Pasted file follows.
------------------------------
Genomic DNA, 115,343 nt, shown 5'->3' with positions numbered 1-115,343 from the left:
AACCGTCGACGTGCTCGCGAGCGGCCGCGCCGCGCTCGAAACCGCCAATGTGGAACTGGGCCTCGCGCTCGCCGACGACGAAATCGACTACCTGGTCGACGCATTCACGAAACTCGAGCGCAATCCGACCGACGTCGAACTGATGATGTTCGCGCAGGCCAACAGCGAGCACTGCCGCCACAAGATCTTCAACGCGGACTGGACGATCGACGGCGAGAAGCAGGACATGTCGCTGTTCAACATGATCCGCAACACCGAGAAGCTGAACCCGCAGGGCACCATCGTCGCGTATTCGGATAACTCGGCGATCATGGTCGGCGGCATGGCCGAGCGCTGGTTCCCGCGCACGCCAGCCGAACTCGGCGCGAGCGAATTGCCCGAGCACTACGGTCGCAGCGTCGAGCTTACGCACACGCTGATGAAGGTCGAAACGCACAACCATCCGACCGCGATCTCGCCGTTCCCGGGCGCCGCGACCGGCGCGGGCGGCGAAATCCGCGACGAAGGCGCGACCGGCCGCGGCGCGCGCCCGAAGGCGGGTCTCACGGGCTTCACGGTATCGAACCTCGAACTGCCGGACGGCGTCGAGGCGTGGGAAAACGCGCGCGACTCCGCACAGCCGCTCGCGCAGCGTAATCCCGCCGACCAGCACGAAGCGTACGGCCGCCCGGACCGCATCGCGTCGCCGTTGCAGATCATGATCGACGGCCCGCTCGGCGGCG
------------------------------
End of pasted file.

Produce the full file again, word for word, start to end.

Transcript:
Genomic DNA, 115,343 nt, shown 5'->3' with positions numbered 1-115,343 from the left:
AACCGTCGACGTGCTCGCGAGCGGCCGCGCCGCGCTCGAAACCGCCAATGTGGAACTGGGCCTCGCGCTCGCCGACGACGAAATCGACTACCTGGTCGACGCATTCACGAAACTCGAGCGCAATCCGACCGACGTCGAACTGATGATGTTCGCGCAGGCCAACAGCGAGCACTGCCGCCACAAGATCTTCAACGCGGACTGGACGATCGACGGCGAGAAGCAGGACATGTCGCTGTTCAACATGATCCGCAACACCGAGAAGCTGAACCCGCAGGGCACCATCGTCGCGTATTCGGATAACTCGGCGATCATGGTCGGCGGCATGGCCGAGCGCTGGTTCCCGCGCACGCCAGCCGAACTCGGCGCGAGCGAATTGCCCGAGCACTACGGTCGCAGCGTCGAGCTTACGCACACGCTGATGAAGGTCGAAACGCACAACCATCCGACCGCGATCTCGCCGTTCCCGGGCGCCGCGACCGGCGCGGGCGGCGAAATCCGCGACGAAGGCGCGACCGGCCGCGGCGCGCGCCCGAAGGCGGGTCTCACGGGCTTCACGGTATCGAACCTCGAACTGCCGGACGGCGTCGAGGCGTGGGAAAACGCGCGCGACTCCGCACAGCCGCTCGCGCAGCGTAATCCCGCCGACCAGCACGAAGCGTACGGCCGCCCGGACCGCATCGCGTCGCCGTTGCAGATCATGATCGACGGCCCGCTCGGCGGCG